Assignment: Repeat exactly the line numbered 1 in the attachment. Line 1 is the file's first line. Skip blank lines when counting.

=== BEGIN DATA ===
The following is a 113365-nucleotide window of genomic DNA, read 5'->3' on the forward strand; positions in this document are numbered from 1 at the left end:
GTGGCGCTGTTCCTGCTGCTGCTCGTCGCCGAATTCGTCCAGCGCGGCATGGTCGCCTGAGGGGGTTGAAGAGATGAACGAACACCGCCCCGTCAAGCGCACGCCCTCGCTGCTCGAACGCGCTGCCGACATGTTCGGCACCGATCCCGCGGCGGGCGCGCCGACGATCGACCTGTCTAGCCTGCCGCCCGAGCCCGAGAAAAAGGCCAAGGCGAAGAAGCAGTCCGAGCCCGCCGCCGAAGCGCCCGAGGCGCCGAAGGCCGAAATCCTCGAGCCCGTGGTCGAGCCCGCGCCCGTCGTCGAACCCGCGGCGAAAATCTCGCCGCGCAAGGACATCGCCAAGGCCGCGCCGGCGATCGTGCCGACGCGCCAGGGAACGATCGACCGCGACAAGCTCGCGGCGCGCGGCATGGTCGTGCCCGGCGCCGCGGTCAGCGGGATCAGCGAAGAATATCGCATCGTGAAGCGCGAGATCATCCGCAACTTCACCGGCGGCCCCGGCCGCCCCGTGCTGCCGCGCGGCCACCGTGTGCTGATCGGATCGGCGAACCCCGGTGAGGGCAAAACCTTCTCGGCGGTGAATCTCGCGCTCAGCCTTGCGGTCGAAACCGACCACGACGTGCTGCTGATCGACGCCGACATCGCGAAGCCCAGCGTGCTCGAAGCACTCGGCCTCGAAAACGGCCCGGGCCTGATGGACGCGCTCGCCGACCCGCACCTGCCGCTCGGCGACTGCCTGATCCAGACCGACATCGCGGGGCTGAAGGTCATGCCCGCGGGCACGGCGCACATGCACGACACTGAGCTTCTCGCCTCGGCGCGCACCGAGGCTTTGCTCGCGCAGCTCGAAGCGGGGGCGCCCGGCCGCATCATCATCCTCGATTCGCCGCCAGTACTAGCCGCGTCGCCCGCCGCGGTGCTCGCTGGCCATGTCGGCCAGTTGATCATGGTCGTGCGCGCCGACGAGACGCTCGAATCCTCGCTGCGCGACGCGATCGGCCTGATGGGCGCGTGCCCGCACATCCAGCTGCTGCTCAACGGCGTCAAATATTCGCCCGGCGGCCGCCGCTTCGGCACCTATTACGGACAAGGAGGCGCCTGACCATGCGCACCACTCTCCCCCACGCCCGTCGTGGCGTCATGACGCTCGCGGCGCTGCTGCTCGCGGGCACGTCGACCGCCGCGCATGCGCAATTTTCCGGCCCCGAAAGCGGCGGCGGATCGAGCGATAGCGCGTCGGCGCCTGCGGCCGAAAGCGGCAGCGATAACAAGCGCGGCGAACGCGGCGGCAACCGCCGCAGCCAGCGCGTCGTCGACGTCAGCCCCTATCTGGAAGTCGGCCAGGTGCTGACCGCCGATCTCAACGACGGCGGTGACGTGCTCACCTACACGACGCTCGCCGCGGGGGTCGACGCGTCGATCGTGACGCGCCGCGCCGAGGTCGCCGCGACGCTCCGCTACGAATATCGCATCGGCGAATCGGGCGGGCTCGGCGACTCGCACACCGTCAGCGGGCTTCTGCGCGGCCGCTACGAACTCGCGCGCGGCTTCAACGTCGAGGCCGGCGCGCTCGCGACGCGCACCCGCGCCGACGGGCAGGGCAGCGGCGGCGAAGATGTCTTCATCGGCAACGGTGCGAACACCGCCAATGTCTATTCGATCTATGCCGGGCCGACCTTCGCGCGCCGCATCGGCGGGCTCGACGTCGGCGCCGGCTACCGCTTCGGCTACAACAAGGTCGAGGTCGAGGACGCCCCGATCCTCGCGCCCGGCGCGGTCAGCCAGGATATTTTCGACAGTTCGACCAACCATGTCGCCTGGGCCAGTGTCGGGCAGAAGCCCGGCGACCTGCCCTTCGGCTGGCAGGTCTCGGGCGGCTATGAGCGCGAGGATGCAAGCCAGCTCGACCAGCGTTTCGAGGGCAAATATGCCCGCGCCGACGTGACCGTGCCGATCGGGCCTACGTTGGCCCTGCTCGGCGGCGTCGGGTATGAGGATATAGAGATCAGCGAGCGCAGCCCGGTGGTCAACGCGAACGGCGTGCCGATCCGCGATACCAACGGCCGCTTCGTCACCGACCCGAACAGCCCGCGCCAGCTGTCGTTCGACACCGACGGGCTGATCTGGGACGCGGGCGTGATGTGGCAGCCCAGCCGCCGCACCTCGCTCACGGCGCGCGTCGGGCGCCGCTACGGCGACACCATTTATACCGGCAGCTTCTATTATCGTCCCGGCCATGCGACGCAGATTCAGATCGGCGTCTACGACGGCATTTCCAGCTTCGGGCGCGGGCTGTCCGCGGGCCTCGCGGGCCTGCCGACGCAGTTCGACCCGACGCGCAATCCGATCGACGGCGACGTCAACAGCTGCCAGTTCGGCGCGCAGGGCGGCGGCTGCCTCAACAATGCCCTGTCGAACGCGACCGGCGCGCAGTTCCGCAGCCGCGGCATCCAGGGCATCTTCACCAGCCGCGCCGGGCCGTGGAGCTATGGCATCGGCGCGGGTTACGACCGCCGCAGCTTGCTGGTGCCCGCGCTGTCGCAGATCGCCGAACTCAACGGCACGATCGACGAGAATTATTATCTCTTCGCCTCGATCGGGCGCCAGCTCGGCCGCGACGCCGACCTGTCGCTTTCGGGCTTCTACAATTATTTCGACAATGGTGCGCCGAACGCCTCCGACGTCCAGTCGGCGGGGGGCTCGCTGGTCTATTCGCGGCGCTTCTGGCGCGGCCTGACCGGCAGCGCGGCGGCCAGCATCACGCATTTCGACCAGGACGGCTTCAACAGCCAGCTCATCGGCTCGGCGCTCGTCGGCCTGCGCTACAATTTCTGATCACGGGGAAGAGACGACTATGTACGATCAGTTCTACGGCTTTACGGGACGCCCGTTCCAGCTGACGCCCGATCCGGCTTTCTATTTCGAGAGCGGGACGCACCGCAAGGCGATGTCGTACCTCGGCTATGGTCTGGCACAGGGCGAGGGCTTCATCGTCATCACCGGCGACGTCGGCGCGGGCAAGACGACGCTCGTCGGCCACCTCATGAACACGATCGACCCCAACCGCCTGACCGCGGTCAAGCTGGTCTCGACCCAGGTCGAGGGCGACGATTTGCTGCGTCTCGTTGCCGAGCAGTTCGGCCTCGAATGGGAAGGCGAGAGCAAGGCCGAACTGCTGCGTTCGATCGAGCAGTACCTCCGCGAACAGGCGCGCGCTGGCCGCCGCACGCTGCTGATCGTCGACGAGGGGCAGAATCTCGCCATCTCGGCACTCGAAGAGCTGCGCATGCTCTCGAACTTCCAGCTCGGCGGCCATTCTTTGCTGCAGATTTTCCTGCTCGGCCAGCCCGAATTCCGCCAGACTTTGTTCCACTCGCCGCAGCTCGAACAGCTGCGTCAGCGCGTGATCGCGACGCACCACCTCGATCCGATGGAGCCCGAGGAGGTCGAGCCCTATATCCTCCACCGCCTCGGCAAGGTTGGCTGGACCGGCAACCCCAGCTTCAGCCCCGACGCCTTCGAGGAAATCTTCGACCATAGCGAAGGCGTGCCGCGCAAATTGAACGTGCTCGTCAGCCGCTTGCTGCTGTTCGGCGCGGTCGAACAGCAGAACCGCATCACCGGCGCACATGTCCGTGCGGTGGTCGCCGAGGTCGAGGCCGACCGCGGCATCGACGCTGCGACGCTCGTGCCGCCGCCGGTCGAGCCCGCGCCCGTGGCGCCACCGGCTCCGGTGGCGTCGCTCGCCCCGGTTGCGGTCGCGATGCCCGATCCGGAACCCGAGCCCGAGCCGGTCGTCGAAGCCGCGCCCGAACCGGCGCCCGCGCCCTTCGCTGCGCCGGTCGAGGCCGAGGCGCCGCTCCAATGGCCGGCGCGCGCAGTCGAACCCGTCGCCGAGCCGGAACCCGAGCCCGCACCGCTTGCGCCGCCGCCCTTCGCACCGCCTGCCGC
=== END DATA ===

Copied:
The following is a 113365-nucleotide window of genomic DNA, read 5'->3' on the forward strand; positions in this document are numbered from 1 at the left end: